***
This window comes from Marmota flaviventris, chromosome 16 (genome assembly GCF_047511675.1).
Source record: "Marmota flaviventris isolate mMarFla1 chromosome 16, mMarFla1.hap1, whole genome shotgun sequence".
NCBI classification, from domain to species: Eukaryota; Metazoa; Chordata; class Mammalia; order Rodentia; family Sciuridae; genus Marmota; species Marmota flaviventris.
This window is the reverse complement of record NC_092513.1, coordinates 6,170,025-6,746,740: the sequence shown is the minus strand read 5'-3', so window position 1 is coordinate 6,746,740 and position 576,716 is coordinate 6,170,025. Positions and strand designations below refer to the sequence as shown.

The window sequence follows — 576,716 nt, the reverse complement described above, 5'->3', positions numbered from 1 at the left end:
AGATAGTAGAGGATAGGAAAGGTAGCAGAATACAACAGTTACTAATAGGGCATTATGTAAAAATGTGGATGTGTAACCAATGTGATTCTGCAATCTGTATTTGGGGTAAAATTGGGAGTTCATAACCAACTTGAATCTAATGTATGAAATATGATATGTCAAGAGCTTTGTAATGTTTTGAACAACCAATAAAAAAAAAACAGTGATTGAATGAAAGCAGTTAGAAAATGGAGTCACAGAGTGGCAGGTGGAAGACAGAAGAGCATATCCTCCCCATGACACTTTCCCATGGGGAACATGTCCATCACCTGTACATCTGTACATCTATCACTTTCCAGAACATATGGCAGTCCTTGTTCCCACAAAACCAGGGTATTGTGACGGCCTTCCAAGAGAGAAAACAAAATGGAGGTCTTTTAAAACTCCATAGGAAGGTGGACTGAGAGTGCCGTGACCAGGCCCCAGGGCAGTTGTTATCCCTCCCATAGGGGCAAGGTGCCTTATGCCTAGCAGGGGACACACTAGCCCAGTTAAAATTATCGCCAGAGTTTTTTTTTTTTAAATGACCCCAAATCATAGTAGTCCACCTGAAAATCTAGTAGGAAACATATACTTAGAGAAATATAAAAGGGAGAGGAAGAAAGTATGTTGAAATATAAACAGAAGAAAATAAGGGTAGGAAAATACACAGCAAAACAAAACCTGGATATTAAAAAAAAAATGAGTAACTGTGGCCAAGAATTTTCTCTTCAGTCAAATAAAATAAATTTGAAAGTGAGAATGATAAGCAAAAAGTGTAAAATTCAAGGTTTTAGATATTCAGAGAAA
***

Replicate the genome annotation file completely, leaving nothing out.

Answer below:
This window comes from Marmota flaviventris, chromosome 16 (genome assembly GCF_047511675.1).
Source record: "Marmota flaviventris isolate mMarFla1 chromosome 16, mMarFla1.hap1, whole genome shotgun sequence".
NCBI classification, from domain to species: Eukaryota; Metazoa; Chordata; class Mammalia; order Rodentia; family Sciuridae; genus Marmota; species Marmota flaviventris.
This window is the reverse complement of record NC_092513.1, coordinates 6,170,025-6,746,740: the sequence shown is the minus strand read 5'-3', so window position 1 is coordinate 6,746,740 and position 576,716 is coordinate 6,170,025. Positions and strand designations below refer to the sequence as shown.

The window sequence follows — 576,716 nt, the reverse complement described above, 5'->3', positions numbered from 1 at the left end:
AGATAGTAGAGGATAGGAAAGGTAGCAGAATACAACAGTTACTAATAGGGCATTATGTAAAAATGTGGATGTGTAACCAATGTGATTCTGCAATCTGTATTTGGGGTAAAATTGGGAGTTCATAACCAACTTGAATCTAATGTATGAAATATGATATGTCAAGAGCTTTGTAATGTTTTGAACAACCAATAAAAAAAAAACAGTGATTGAATGAAAGCAGTTAGAAAATGGAGTCACAGAGTGGCAGGTGGAAGACAGAAGAGCATATCCTCCCCATGACACTTTCCCATGGGGAACATGTCCATCACCTGTACATCTGTACATCTATCACTTTCCAGAACATATGGCAGTCCTTGTTCCCACAAAACCAGGGTATTGTGACGGCCTTCCAAGAGAGAAAACAAAATGGAGGTCTTTTAAAACTCCATAGGAAGGTGGACTGAGAGTGCCGTGACCAGGCCCCAGGGCAGTTGTTATCCCTCCCATAGGGGCAAGGTGCCTTATGCCTAGCAGGGGACACACTAGCCCAGTTAAAATTATCGCCAGAGTTTTTTTTTTTTAAATGACCCCAAATCATAGTAGTCCACCTGAAAATCTAGTAGGAAACATATACTTAGAGAAATATAAAAGGGAGAGGAAGAAAGTATGTTGAAATATAAACAGAAGAAAATAAGGGTAGGAAAATACACAGCAAAACAAAACCTGGATATTAAAAAAAAAATGAGTAACTGTGGCCAAGAATTTTCTCTTCAGTCAAATAAAATAAATTTGAAAGTGAGAATGATAAGCAAAAAGTGTAAAATTCAAGGTTTTAGATATTCAGAGAAA